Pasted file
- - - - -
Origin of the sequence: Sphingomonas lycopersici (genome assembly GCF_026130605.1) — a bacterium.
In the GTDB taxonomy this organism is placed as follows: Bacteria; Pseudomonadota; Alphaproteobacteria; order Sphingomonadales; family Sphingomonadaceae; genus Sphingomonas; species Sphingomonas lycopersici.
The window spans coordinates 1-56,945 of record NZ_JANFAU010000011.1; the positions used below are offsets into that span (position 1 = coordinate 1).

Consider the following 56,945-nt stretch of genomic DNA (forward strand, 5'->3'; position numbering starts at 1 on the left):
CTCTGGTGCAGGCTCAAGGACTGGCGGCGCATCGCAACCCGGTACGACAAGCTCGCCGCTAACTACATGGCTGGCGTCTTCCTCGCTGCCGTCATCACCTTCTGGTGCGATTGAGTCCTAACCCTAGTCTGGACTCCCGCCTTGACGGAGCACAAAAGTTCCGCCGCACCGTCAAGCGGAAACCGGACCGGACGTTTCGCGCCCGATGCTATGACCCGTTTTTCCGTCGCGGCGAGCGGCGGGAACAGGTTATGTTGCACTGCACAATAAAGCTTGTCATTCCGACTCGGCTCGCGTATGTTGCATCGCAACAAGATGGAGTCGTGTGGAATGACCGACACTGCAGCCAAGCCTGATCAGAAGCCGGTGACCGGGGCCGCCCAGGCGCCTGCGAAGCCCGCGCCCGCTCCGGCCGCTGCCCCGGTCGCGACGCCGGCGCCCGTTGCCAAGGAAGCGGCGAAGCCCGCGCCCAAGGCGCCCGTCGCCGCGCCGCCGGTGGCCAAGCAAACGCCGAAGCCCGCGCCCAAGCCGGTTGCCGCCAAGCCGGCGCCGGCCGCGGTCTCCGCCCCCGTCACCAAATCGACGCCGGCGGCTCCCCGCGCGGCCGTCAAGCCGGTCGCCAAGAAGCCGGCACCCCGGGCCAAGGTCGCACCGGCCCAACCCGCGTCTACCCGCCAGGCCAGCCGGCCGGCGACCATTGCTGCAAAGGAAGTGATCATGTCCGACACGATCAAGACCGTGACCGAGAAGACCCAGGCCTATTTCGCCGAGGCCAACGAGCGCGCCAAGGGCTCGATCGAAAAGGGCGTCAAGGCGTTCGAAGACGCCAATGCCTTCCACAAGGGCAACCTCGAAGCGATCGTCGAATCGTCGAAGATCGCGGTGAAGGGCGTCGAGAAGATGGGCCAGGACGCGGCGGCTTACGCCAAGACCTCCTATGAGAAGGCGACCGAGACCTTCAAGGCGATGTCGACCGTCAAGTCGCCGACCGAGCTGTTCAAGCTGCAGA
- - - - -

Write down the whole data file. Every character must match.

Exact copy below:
Origin of the sequence: Sphingomonas lycopersici (genome assembly GCF_026130605.1) — a bacterium.
In the GTDB taxonomy this organism is placed as follows: Bacteria; Pseudomonadota; Alphaproteobacteria; order Sphingomonadales; family Sphingomonadaceae; genus Sphingomonas; species Sphingomonas lycopersici.
The window spans coordinates 1-56,945 of record NZ_JANFAU010000011.1; the positions used below are offsets into that span (position 1 = coordinate 1).

Consider the following 56,945-nt stretch of genomic DNA (forward strand, 5'->3'; position numbering starts at 1 on the left):
CTCTGGTGCAGGCTCAAGGACTGGCGGCGCATCGCAACCCGGTACGACAAGCTCGCCGCTAACTACATGGCTGGCGTCTTCCTCGCTGCCGTCATCACCTTCTGGTGCGATTGAGTCCTAACCCTAGTCTGGACTCCCGCCTTGACGGAGCACAAAAGTTCCGCCGCACCGTCAAGCGGAAACCGGACCGGACGTTTCGCGCCCGATGCTATGACCCGTTTTTCCGTCGCGGCGAGCGGCGGGAACAGGTTATGTTGCACTGCACAATAAAGCTTGTCATTCCGACTCGGCTCGCGTATGTTGCATCGCAACAAGATGGAGTCGTGTGGAATGACCGACACTGCAGCCAAGCCTGATCAGAAGCCGGTGACCGGGGCCGCCCAGGCGCCTGCGAAGCCCGCGCCCGCTCCGGCCGCTGCCCCGGTCGCGACGCCGGCGCCCGTTGCCAAGGAAGCGGCGAAGCCCGCGCCCAAGGCGCCCGTCGCCGCGCCGCCGGTGGCCAAGCAAACGCCGAAGCCCGCGCCCAAGCCGGTTGCCGCCAAGCCGGCGCCGGCCGCGGTCTCCGCCCCCGTCACCAAATCGACGCCGGCGGCTCCCCGCGCGGCCGTCAAGCCGGTCGCCAAGAAGCCGGCACCCCGGGCCAAGGTCGCACCGGCCCAACCCGCGTCTACCCGCCAGGCCAGCCGGCCGGCGACCATTGCTGCAAAGGAAGTGATCATGTCCGACACGATCAAGACCGTGACCGAGAAGACCCAGGCCTATTTCGCCGAGGCCAACGAGCGCGCCAAGGGCTCGATCGAAAAGGGCGTCAAGGCGTTCGAAGACGCCAATGCCTTCCACAAGGGCAACCTCGAAGCGATCGTCGAATCGTCGAAGATCGCGGTGAAGGGCGTCGAGAAGATGGGCCAGGACGCGGCGGCTTACGCCAAGACCTCCTATGAGAAGGCGACCGAGACCTTCAAGGCGATGTCGACCGTCAAGTCGCCGACCGAGCTGTTCAAGCTGCAGA